Keywords

meta-modelling, adaptation pathways, water management, uncertainty

Start Date

1-7-2012 12:00 AM

Description

Water management is increasingly challenged by pressures from population growth, sea level rise and potential climate change. Moreover, these developments are highly uncertain and change over time. The challenge is to develop strategies that are either robust - insensitive to the future - or flexible enough to adapt to changing conditions. Adaptation is not only determined by what is known or anticipated at present, but also by what will be experienced and learned while the future unfolds, and by policy responses to social and water events. As a result, an adaptation pathway emerges. Exploring adaptation pathways into the future will provide indispensable support to decisionmaking in achieving sustainable water management. For a structured exploration of the various adaptation pathways, we are developing a computational model of the Rhine Delta in the Netherlands. With this model, we will simulate an evolvement of the system wherein pressures influence the water system state, and impacts on flood risk and water services such as agriculture and nature, which may then trigger a policy response. The result of this dynamic simulation is an adaptation pathway. The model should run fast enough to calculate many 100-year transient scenarios, representing the dominant processes and natural variability, and be able to implement various policy options. To enable such dynamic modelling we are developing an Integrated Assessment MetaModel (IAMM) using the technique of metamodelling. Metamodels are simple aggregated models that approximate the behaviour of complex and detailed models. The IAMM is simple in terms of process and spatial information, but complex in terms of time-series and policy response. The challenge is to capture enough detail and process information ensuring an adequate model behavior for policy analysis. We present the concept and describe for which situations - policy options and effects - the model can be used to support decisionmaking under uncertainty.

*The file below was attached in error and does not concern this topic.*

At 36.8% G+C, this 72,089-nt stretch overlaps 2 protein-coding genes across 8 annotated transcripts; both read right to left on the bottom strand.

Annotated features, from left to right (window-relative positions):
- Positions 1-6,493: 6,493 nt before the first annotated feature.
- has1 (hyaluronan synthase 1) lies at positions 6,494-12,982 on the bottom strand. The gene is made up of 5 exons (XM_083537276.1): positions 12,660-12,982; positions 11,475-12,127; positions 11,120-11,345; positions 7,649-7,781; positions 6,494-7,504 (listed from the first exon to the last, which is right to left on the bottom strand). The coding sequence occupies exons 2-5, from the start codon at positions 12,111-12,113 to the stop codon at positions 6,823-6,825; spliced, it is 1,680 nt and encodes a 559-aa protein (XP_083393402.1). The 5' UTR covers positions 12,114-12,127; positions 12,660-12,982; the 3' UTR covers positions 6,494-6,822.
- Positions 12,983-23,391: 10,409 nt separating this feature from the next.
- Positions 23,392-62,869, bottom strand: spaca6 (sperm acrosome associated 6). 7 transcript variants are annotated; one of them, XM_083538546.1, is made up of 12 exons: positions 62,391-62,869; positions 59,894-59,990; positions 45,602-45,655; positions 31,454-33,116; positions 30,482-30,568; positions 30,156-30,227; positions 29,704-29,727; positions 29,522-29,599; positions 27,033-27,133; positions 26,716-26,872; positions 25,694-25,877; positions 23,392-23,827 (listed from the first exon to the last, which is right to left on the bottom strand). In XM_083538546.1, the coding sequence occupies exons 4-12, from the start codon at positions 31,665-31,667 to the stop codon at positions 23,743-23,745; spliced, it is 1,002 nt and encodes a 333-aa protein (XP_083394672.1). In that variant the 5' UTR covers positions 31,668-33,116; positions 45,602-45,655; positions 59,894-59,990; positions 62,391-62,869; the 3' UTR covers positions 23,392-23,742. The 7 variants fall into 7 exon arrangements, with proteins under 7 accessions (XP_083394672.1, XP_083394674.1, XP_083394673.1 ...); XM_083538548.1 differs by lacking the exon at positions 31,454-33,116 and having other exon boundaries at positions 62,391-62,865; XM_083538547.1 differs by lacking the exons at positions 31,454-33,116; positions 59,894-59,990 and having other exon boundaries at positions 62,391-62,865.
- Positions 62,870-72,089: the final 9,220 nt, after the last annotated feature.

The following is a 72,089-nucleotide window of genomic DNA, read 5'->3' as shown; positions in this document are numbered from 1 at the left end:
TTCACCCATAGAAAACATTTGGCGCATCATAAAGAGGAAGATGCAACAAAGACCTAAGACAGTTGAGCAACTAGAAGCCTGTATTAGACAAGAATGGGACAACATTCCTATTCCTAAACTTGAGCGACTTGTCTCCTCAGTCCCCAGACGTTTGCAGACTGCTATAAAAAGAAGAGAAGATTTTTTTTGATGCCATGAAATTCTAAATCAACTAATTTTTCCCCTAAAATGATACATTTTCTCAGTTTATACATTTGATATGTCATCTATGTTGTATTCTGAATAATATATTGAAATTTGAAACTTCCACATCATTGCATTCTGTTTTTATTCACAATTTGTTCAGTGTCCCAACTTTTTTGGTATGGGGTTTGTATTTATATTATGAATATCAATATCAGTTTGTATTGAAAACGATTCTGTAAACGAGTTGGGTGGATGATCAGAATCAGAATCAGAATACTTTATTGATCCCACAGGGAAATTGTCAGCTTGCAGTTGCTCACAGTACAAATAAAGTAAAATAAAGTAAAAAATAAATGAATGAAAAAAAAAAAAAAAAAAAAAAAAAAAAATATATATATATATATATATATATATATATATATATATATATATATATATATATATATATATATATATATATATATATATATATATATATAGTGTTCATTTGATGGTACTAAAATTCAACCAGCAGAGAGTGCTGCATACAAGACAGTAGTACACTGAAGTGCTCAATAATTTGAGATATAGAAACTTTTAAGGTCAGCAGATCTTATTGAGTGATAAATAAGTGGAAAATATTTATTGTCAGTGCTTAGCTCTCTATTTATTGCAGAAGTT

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Jul 1st, 12:00 AM

An Integrated Assessment Metamodel for Developing Adaptation Pathways for Sustainable Water Management in the Lower Rhine Delta

Water management is increasingly challenged by pressures from population growth, sea level rise and potential climate change. Moreover, these developments are highly uncertain and change over time. The challenge is to develop strategies that are either robust - insensitive to the future - or flexible enough to adapt to changing conditions. Adaptation is not only determined by what is known or anticipated at present, but also by what will be experienced and learned while the future unfolds, and by policy responses to social and water events. As a result, an adaptation pathway emerges. Exploring adaptation pathways into the future will provide indispensable support to decisionmaking in achieving sustainable water management. For a structured exploration of the various adaptation pathways, we are developing a computational model of the Rhine Delta in the Netherlands. With this model, we will simulate an evolvement of the system wherein pressures influence the water system state, and impacts on flood risk and water services such as agriculture and nature, which may then trigger a policy response. The result of this dynamic simulation is an adaptation pathway. The model should run fast enough to calculate many 100-year transient scenarios, representing the dominant processes and natural variability, and be able to implement various policy options. To enable such dynamic modelling we are developing an Integrated Assessment MetaModel (IAMM) using the technique of metamodelling. Metamodels are simple aggregated models that approximate the behaviour of complex and detailed models. The IAMM is simple in terms of process and spatial information, but complex in terms of time-series and policy response. The challenge is to capture enough detail and process information ensuring an adequate model behavior for policy analysis. We present the concept and describe for which situations - policy options and effects - the model can be used to support decisionmaking under uncertainty.